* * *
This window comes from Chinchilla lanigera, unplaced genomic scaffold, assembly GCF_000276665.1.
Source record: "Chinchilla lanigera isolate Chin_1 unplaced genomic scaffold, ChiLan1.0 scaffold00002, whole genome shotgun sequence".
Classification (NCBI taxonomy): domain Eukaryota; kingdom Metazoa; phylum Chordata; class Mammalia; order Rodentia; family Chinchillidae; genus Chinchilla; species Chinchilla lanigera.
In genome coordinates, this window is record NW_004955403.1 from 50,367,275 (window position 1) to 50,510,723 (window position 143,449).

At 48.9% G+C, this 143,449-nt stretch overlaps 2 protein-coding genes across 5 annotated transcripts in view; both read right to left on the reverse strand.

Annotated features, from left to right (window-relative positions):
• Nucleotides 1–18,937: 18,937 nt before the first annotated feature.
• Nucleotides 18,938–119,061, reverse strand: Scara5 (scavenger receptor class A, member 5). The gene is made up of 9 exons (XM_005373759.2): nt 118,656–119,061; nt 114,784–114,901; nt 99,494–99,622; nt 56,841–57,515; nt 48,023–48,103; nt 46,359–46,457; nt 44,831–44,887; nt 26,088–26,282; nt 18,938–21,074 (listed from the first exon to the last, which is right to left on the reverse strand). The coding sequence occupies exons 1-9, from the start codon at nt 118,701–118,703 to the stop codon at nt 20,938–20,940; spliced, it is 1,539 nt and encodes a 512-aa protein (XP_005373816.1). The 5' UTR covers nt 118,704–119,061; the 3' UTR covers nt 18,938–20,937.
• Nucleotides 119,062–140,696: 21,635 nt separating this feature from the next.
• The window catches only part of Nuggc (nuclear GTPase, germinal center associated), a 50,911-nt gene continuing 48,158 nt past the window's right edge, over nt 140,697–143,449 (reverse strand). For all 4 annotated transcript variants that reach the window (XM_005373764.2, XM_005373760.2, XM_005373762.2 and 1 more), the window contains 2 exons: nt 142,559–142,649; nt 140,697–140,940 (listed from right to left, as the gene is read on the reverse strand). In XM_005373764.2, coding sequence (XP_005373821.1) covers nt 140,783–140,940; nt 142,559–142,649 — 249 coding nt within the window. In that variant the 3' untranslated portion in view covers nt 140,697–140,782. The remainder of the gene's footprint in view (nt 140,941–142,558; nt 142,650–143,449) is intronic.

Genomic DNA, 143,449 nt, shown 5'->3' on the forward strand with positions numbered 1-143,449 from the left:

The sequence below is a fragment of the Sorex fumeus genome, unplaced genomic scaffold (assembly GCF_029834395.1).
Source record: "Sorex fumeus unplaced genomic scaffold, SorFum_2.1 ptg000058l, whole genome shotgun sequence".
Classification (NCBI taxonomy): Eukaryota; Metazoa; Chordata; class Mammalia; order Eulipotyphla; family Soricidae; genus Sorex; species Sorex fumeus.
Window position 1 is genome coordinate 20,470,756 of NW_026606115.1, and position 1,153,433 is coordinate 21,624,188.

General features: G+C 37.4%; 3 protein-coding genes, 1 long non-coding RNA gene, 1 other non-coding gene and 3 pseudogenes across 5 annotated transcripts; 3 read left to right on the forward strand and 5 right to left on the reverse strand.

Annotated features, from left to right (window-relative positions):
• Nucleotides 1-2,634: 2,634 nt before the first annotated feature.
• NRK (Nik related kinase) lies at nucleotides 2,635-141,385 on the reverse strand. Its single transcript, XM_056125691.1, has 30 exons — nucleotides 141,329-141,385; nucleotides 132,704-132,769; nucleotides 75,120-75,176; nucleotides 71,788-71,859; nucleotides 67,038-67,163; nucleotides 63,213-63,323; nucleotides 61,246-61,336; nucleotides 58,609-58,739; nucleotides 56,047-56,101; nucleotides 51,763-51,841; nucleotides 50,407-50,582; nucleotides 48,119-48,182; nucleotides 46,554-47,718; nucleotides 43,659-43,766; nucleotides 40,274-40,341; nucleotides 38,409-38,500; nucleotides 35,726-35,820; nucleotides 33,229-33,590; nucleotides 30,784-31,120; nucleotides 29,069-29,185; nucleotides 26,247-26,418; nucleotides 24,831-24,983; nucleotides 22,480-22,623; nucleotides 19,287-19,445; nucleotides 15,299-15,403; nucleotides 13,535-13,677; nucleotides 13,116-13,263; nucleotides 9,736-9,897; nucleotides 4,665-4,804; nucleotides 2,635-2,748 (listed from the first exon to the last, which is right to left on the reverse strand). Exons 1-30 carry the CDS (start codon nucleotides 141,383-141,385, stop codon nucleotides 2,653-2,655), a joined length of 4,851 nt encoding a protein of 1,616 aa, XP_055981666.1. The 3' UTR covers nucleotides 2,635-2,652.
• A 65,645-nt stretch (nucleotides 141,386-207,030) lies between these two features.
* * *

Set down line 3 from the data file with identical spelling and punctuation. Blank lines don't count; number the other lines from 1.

Classification (NCBI taxonomy): domain Eukaryota; kingdom Metazoa; phylum Chordata; class Mammalia; order Rodentia; family Chinchillidae; genus Chinchilla; species Chinchilla lanigera.